San Francisco hipsters won't be flying Virgin America to Branson, Mo., but an April Fool's joke to that effect led Branson's airport to issue a disclosure notice to make sure investors weren't fooled.

CHICAGO — A San Francisco-based airline's April Fool's joke triggered a disclosure notice on EMMA.

Virgin America last week said it would launch service at Branson Airport, news that would surely would be welcomed by investors holding $113 million of defaulted bonds assuming they believed such a service would actually draw passengers.

It was all an April Fool's joke.

Virgin America founder Richard Branson, whose Virgin Group is a minority owner of the airline, laid the groundwork for the prank in mid-March when he said on a blog post the company was exploring business opportunities in the city after he "discovered" his great-great-uncle founded the city.

On March 31 the company announced plans to move its U.S. operations there, build a resort, and launch service from the airport. The city was in on the hoax as a means to drum up tourism, according to reports.

UMB Bank NA, trustee on the tax-exempt bonds, was concerned enough about the phony announcement that it posted a disclosure filing on the Municipal Securities Rulemaking Board's EMMA site.

In bold-faced, capital lettering, the notices reads: "THE BOND TRUSTEE IS INFORMED BY THE COMPANY THAT THE ANNOUNCEMENT IS AN "APRIL FOOLS" PRANK. THE BOND TRUSTEE ACCORDINGLY BELIEVES THAT THE "ANNOUNCEMENT" IS NOT GENUINE AND THAT VIRGIN AMERICA IS NOT IN FACT COMMENCING AIR SERVICE TO THE AIRPORT AT THIS TIME."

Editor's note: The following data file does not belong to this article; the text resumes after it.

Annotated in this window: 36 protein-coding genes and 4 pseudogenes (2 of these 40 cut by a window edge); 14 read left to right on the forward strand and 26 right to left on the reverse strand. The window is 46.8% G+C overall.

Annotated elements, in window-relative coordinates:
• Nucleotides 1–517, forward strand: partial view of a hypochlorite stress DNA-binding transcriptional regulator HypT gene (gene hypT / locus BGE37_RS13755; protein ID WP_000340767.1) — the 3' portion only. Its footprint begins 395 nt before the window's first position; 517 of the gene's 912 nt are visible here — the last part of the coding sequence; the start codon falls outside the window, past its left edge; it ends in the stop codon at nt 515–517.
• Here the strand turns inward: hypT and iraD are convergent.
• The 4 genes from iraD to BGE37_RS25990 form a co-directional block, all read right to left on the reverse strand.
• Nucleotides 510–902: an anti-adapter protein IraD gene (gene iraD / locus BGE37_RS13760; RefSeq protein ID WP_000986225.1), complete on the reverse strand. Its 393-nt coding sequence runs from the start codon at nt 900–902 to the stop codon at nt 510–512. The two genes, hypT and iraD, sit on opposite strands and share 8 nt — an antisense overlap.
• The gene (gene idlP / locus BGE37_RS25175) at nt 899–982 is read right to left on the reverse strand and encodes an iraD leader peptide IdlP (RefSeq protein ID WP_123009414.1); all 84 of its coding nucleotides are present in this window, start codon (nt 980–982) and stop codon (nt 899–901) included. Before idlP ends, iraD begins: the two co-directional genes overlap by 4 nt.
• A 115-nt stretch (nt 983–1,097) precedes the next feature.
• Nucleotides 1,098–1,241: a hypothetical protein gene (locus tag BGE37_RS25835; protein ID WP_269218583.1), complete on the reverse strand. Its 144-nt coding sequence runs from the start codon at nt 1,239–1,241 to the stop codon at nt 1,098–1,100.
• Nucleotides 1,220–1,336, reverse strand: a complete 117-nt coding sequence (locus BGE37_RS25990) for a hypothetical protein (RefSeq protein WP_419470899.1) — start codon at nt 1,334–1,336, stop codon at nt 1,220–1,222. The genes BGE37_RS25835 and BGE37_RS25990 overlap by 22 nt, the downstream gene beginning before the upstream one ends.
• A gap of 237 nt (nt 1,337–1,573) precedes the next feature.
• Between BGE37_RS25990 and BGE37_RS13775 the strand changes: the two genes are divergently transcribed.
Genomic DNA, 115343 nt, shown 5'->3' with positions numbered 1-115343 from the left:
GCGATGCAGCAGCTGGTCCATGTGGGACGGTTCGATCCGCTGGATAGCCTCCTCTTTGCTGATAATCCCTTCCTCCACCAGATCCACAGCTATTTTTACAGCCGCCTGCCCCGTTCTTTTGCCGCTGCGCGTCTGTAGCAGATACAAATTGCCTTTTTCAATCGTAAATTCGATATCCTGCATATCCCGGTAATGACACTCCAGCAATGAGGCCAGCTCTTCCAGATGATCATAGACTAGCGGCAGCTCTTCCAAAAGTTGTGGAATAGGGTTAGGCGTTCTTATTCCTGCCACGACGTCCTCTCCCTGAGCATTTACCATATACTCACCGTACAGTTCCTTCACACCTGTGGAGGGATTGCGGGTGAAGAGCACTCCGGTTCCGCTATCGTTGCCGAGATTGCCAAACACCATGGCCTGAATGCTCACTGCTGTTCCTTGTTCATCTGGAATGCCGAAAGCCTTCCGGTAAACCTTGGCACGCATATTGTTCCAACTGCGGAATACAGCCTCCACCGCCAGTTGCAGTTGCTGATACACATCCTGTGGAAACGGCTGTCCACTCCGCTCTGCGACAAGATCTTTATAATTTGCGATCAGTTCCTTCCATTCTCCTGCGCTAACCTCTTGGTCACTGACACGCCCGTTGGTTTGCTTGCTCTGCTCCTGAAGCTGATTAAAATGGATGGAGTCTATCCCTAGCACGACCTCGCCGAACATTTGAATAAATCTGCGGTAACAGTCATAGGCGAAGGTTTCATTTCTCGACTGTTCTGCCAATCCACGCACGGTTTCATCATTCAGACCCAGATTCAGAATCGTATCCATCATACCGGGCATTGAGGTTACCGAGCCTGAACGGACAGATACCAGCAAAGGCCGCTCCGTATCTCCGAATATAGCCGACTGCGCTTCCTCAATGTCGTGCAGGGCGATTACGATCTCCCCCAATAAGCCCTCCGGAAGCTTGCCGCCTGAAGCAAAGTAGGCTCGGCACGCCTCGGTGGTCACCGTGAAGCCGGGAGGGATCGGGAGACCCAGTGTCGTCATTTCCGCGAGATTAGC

The privately owned and operated airport opened in 2009 but it has fallen short of meeting initial service and passenger projections. Investors holding the bonds last fall agreed to an amended forbearance agreement that gives the struggling Ozarks air field more time to pick up operations.

Branson Airport LLC's previous forbearance agreement had expired June 30. An amended forbearance will remain in place through June 30, 2015 although violations of terms would allow bondholders to terminate it.

The airport has struggled to build passenger traffic and after some positive momentum hit a setback when Southwest Airlines in December announced it would cease operations to Branson.

The tax-exempt, unrated bonds were sold in 2007 by the Branson Regional Airport Transportation Development District on behalf of private developers. Proceeds funded construction of the airport, which was supposed to boost and benefit from Branson tourism related to its country music venues.

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